Perhaps this kind of thing comes as no shock to Millennials and younger. But I’m an early 80s baby—amongst the last wave of people who finished adolescence without social media—and I find myself in this weird space, not entirely relating to how any other generation rejects or embraces social media. I still prefer reach-out-and-touch-you  relationships, but they’re so difficult to come by nowadays. Everyone is too busy to do much more than “like” and scroll. So I’ve accepted it, but I still sometimes struggle to balance my old-school desire with the impersonality of cyber friends. I’ve definitely experienced the pros of social media, reconnecting with people whom I may never have known their whereabouts otherwise. It’s interesting to take a small glimpse at who people became, what their children look like, and to catch up with old friends. Still, I’m wary of allowing my social media to turn into a regular class reunion, considering the largest share of most peoples’ Facebook friends are high school classmates.¹

My first scratch-my-head moments came on MySpace. Why on earth were some of the girls who had been mean to me in high school wanting to reconnect? Then, I didn’t hesitate to find out by sending private messages. Then, I took the term “friend request” literally. I believed if a person wanted to be “friends,” I deserved to know why. I was willing to open myself back up because I was forgiving, but darn-straight, we were gonna talk about some stuff first. Eventually, I realized while that attitude was a step toward healing, it wasn’t forgiveness.

I took a different approach on Facebook and other subsequent platforms. By then, I no longer needed to interrogate connections when they resurfaced. Who was I to keep them locked into adolescence? But to this day, one request from an old schoolmate instantly sounds an alert in my head. I have to work hard to see them as more than kids up to old tricks, perhaps collecting new information only to criticize me like they used to. I breeze through their connections to make sure they are as safe as possible (whatever that means). Then wonder if they’ve only come back to snoop? (It seems like a logical explanation for those who I accept then turn around and delete me or delete and block me only a few days later). Do they have any idea how their simple friend request triggers skepticism and pain? Do they care? Do they even remember? Because I will never forget. Even if these people don’t remember the details as I do, I believe people know right from wrong. They remember the big picture of whether they were mean or nice. I know one woman who, forty years after high school, received an apology from a former mean girl. This mean girl couldn’t remember what she had done. She only remembered she was mean. She wasn’t the biggest bully, but she left a lasting impression. And now, she was brave enough to reach out and make another impression that better represented who she had become.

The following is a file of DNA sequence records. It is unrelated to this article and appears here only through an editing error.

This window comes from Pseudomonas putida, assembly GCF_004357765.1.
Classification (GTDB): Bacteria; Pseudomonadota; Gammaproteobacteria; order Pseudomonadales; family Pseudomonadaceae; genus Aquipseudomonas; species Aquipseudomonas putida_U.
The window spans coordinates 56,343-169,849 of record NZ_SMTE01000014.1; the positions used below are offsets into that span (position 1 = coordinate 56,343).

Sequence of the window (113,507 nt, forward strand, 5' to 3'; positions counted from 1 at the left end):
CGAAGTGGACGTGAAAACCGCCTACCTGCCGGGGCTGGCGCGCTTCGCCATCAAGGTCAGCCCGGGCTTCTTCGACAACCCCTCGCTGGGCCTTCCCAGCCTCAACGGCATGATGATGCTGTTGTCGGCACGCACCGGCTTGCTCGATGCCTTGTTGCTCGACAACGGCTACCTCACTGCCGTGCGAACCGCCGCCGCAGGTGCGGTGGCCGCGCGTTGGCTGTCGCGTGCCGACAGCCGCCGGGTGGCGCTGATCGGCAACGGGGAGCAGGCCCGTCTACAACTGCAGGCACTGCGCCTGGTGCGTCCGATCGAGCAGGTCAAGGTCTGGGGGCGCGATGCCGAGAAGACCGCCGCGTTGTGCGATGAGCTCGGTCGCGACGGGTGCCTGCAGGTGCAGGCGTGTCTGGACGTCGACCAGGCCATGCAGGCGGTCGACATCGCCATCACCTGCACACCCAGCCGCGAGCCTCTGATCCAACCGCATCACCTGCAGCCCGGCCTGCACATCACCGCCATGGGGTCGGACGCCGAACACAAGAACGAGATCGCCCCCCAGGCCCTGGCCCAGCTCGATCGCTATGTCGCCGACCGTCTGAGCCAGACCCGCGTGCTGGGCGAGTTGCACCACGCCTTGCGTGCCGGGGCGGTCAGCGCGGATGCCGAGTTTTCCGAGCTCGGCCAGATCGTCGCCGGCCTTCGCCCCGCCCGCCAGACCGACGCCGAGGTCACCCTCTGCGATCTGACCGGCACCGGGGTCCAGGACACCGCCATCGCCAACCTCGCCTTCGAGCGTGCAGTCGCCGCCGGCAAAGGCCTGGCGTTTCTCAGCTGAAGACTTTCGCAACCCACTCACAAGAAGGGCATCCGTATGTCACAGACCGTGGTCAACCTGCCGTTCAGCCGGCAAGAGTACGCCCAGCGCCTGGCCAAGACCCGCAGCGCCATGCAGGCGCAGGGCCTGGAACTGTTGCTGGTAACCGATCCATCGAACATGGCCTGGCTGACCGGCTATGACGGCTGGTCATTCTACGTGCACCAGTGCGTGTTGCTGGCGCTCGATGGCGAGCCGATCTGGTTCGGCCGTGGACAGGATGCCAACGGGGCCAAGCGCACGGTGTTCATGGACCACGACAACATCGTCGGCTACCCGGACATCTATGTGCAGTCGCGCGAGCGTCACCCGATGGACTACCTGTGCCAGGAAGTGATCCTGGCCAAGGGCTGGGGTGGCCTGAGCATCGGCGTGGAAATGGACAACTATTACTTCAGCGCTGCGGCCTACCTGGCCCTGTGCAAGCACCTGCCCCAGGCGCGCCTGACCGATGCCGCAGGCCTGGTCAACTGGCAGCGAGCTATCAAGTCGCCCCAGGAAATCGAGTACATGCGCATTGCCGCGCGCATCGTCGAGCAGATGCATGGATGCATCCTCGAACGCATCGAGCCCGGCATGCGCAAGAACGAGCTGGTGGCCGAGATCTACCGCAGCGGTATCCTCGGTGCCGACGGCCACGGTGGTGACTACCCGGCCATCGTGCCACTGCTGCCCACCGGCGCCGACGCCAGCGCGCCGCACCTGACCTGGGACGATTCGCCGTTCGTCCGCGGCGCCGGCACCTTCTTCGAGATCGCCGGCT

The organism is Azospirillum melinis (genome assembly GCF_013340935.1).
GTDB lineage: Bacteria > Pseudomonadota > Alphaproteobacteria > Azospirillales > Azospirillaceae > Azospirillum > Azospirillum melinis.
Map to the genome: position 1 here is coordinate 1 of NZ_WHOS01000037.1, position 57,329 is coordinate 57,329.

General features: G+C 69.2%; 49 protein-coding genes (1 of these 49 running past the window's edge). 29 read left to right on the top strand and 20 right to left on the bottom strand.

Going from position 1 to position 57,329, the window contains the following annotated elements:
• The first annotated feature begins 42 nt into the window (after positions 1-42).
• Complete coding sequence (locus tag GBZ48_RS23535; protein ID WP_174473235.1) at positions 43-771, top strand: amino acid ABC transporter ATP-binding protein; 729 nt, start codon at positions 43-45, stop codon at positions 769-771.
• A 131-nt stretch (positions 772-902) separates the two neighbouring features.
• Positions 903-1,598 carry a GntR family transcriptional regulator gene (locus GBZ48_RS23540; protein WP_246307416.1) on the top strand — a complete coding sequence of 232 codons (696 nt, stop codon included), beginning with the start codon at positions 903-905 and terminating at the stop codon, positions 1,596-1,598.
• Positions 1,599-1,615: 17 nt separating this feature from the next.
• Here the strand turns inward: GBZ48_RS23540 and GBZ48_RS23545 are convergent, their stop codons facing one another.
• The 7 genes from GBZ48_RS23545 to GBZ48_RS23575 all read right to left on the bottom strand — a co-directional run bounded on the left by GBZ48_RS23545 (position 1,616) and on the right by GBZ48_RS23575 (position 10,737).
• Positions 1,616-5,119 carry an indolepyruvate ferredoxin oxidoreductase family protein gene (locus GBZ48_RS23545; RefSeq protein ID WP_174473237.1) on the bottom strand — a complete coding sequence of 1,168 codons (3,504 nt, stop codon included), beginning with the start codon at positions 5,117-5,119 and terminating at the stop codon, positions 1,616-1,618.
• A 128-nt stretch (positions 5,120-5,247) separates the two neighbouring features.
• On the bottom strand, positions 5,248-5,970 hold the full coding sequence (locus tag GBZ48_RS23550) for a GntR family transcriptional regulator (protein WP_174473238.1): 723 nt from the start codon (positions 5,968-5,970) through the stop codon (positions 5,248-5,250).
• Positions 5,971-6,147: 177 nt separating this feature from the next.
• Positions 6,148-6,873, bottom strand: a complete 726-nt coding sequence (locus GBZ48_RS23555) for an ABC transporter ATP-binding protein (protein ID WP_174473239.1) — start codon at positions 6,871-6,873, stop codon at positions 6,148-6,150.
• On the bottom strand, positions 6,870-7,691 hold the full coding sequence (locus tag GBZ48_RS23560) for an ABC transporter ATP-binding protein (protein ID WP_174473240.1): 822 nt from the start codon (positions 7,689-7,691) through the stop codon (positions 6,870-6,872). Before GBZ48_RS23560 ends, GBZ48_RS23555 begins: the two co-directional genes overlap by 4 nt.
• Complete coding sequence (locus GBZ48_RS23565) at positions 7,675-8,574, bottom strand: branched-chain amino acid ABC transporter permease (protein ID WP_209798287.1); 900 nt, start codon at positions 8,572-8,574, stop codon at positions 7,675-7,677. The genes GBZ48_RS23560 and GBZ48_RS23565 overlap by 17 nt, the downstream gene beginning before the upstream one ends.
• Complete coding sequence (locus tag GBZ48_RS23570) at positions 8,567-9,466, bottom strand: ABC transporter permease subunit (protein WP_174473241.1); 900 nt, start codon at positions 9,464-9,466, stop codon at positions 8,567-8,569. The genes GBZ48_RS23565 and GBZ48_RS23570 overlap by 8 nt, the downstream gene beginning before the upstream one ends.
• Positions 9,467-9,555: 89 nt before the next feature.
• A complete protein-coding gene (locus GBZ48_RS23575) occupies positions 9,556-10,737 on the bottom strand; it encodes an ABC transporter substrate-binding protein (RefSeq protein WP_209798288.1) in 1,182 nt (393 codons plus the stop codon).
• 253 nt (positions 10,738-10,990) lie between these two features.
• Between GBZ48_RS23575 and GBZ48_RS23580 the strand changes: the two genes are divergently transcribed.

Those are the kind of requests with which I find myself most torn—the ones that come from people who weren’t necessarily my biggest bullies but who were teetering on the edge of my conflict. Like the former teammate who sat on a locker-room bench and did nothing more than stare as our teammates screamed at me. Hers was the first request I mulled over for more than a month. I wondered if she had forgotten what had happened. Was she still playing the popularity game? She already had a thousand friends on her list. Was I just another number? Or did she want to say something to me? Now, I sometimes see her images in my newsfeed. It doesn’t matter how many selfies she posts. I still only see that girl in the locker-room who said nothing, and I have to stretch to look beyond because I know she has to be so much more than that. I’m still not quite sure why she requested me, other than having tagged me in a few throwback photos and liking a few of my statues. I know why I accepted her, though.

People have told me how they would respond to these friend requests. “DENY!” they say. I understand. That was my initial reaction too—when I was fresh into adulthood and social media. Why would I re-expose myself to them? What are my boundaries? What happens when I accept one? Would there be others? Would there be repercussions? Every time I shared my thoughts with others, I only came up with fear-based solutions. While I appreciate those who want to safeguard my emotions, I am not created to live in fear. My downfall was in taking my issue to man before God. Now, I know if I want to make the best decision, I act solely upon the guidance of the Lord.